Which leads us to the second reaction, which is far more dangerous. This is when marketers try to work unpropitious circumstance into a grand theory of marketing’s ultimate contribution to business. You can hear it almost everywhere, in various versions.
It goes like this. Because nowadays everything a business does – product, price, service etc – can be copied so fast, none of them gives a true competitive edge any more. The battle is moving inexorably onwards to the final frontier of marketing: “the brand”, emotional brand values and the communications that surrounds it. The brand is the only true, sustainable source of differentiation, the last bastion of competitive advantage.
Drivel. All right, the theory has bought a lot of marketers their Porsches. But it’s drivel nonetheless. Deleterious, debilitating drivel at that.
Far from remorselessly running down to some vanishing point of sameness, the modern world is characterised by astonishing and ever-increasing complexity and diversity. The speed of change nowadays means that parity in product, service, cost and so forth is always being upset. And the intensity of competition means the slightest departures from parity – the real delivery of real value – are becoming more, not less, important.
Increasingly, the problem lies with marketers’ insistence that brand differentiation is created, not in the bowels of the business, but primarily through its communication wrapping.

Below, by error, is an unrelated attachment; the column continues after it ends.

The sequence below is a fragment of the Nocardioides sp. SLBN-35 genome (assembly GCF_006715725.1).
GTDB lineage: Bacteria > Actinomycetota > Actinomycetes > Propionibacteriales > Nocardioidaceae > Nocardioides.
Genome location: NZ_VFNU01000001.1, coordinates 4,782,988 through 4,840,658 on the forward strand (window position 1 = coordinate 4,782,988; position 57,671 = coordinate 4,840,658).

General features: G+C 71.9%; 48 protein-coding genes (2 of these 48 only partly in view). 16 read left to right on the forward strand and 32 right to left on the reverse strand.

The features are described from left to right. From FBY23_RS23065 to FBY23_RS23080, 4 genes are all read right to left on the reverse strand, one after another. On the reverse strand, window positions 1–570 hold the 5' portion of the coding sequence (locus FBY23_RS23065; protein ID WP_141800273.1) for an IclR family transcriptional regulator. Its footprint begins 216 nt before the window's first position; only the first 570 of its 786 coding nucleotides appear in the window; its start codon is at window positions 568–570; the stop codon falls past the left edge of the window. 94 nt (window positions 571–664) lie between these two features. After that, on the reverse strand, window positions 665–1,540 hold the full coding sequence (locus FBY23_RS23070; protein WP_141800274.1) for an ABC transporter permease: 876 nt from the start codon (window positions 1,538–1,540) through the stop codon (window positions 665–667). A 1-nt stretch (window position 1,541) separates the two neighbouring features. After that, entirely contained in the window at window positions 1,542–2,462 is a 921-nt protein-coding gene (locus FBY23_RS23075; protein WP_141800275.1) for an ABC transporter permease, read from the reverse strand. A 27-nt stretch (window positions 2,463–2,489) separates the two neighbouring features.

This theory fails to recognise the critical importance nowadays of choosing which way to be different. Which waves of change in technology, product, restructuring, reengineering, time quality management (TQM), IT systems, geographical diversification, distribution channels are best to deliver real added value?
Consider those famous head-to-head battles again. Each of the brands now faces challenges from truly different competitors. In the US, Ford and GM competed happily for years on issues like design and comfort until the Japanese came along asking questions like “does you car start first time every time?”. Then again, Sainsbury’s Novon isn’t out to lead the detergents category. It’s there as a weapon of supermarket supremacy. Sainsbury’s, meanwhile, is surrounded by would-be flankers: discounters, home shoppers, fast food outlets, none of which want to adapt their strategy to their particular competitive hill. On the contrary, they’re reshaping their hill to fit their strategy.
These competitors come across as different because they really are. Their brands stand for alternative business systems and philosophies. Such brands are not a source of differentiation. They sum it up. They are its expression. As Added Value’s Andrew Seth remarked recently: “The brand is the concrete realisation of your company’s DNA.”
As long as marketers (and agencies) keep peddling a theory of differentiation that’s little more than self-serving inversion of reality they’ll find themselves branded as gimmick-mongers – and kept out of the corridors of business influence.v